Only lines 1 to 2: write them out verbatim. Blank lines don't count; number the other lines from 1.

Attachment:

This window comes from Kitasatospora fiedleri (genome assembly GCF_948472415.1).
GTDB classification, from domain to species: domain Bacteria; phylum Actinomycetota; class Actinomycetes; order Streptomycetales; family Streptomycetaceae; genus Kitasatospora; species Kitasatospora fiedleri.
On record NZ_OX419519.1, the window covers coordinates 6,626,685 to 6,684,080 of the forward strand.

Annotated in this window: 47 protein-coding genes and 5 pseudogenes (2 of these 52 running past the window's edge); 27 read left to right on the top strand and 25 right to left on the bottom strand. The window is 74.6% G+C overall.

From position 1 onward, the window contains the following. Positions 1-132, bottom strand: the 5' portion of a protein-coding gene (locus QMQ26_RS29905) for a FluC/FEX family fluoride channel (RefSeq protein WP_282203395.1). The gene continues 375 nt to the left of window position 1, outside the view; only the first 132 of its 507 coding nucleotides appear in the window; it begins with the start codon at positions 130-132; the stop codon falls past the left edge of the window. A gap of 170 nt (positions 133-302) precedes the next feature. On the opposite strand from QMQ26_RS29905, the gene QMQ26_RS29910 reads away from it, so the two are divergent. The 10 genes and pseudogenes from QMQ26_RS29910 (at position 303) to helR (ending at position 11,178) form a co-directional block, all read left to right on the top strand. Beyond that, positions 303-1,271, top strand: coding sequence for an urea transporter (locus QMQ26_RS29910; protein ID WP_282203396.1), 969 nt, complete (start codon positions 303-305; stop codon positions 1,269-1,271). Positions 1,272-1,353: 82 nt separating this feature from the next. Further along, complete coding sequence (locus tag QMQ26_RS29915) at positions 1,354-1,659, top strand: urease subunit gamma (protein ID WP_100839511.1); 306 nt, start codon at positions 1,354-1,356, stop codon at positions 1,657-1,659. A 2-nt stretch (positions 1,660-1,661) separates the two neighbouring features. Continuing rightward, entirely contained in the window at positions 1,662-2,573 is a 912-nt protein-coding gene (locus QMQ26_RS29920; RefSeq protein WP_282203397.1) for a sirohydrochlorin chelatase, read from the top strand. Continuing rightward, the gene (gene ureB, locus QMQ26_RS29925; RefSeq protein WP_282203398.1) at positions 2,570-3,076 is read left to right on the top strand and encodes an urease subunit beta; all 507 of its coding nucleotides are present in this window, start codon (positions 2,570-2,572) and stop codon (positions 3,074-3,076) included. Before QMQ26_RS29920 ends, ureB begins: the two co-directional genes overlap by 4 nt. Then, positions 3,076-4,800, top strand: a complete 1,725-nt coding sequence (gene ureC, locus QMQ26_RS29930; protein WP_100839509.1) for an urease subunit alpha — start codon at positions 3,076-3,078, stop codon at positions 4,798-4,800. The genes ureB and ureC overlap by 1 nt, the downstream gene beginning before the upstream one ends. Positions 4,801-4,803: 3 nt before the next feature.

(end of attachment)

This window comes from Kitasatospora fiedleri (genome assembly GCF_948472415.1).
GTDB classification, from domain to species: domain Bacteria; phylum Actinomycetota; class Actinomycetes; order Streptomycetales; family Streptomycetaceae; genus Kitasatospora; species Kitasatospora fiedleri.